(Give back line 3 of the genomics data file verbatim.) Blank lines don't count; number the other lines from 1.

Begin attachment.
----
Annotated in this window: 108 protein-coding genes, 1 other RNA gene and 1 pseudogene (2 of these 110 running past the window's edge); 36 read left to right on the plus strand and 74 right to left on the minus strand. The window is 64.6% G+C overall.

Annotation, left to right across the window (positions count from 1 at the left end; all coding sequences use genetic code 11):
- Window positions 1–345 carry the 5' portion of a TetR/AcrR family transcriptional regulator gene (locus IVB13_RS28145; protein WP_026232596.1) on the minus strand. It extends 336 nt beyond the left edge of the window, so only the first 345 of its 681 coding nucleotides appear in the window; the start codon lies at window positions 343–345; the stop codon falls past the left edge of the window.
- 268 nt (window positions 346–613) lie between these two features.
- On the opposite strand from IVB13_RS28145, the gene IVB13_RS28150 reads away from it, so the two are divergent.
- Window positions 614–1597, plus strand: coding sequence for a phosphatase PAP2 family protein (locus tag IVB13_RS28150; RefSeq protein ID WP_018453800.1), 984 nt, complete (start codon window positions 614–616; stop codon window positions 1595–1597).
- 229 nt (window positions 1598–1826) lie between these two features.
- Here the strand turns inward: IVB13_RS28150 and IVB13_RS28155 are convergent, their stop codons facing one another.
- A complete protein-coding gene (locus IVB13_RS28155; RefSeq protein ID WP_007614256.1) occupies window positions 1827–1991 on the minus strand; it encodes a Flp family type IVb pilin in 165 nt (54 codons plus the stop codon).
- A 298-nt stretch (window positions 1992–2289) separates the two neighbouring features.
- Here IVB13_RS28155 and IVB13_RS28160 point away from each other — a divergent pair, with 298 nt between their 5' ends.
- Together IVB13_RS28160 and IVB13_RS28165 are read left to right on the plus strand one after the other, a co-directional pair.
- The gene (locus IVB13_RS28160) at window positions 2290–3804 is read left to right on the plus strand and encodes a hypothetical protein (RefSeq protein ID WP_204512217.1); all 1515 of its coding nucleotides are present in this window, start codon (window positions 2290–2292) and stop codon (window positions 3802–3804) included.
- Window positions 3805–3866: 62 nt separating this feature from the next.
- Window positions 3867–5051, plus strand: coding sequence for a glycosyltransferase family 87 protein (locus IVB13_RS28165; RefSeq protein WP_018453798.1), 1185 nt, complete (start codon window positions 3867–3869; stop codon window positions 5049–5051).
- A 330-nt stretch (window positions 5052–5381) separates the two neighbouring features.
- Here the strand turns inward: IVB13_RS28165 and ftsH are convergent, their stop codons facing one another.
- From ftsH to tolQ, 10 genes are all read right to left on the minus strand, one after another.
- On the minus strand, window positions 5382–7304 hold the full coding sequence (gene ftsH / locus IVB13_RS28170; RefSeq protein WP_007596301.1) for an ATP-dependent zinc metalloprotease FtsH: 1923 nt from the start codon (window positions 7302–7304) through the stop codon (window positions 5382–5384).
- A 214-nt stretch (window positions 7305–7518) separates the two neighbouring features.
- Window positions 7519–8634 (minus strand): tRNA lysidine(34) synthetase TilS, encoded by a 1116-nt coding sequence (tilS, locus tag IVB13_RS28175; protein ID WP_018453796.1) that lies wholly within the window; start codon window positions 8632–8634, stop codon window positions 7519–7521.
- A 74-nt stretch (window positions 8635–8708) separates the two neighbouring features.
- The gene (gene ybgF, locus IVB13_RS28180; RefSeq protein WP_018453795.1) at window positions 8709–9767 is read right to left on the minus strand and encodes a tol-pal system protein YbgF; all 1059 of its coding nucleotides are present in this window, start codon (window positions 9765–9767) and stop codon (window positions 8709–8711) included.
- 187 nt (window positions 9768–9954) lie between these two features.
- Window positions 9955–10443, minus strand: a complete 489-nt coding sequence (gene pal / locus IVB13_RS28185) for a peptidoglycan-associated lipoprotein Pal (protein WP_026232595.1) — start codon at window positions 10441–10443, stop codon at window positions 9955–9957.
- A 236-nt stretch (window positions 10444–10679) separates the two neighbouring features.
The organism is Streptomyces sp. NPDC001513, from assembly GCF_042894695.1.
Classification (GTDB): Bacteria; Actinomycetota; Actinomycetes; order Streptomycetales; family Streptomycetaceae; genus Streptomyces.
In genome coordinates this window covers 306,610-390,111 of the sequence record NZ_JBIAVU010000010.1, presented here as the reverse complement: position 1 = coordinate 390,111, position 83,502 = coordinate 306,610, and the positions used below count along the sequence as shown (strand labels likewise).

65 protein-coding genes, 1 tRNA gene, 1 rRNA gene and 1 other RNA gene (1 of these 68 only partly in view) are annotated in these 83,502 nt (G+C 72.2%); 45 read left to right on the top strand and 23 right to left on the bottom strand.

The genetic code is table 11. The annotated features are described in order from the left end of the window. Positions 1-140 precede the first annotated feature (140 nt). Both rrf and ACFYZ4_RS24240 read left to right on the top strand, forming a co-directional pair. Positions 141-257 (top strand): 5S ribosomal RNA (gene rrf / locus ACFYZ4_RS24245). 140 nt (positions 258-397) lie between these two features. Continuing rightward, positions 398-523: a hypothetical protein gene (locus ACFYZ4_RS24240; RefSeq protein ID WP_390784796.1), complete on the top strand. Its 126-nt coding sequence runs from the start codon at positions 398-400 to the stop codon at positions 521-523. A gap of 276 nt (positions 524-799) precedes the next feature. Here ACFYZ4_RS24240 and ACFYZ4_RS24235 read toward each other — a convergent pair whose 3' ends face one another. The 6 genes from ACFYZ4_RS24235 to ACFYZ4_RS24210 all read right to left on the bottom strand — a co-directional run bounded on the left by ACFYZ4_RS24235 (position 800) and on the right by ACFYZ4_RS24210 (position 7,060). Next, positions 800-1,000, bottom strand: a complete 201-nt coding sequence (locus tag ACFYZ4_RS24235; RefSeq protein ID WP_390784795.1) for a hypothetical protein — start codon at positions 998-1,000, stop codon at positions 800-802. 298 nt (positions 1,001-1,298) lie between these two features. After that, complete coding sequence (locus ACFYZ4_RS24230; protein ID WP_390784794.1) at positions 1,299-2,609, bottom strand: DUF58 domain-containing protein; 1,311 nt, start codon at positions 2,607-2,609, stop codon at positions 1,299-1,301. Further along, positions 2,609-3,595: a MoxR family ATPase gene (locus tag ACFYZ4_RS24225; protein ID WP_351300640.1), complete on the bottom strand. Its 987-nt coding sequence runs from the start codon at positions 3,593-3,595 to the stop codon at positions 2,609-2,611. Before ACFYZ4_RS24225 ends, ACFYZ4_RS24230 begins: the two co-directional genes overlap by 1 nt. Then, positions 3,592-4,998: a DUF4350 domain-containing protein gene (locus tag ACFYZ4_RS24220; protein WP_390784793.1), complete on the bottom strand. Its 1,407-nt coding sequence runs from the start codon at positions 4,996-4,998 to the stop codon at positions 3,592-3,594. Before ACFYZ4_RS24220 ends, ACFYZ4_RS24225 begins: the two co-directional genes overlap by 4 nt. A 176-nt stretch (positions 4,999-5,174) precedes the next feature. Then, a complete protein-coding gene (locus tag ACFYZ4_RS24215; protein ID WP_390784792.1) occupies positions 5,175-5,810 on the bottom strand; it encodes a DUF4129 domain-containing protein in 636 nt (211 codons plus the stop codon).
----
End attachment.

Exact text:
- Window positions 1–345 carry the 5' portion of a TetR/AcrR family transcriptional regulator gene (locus IVB13_RS28145; protein WP_026232596.1) on the minus strand. It extends 336 nt beyond the left edge of the window, so only the first 345 of its 681 coding nucleotides appear in the window; the start codon lies at window positions 343–345; the stop codon falls past the left edge of the window.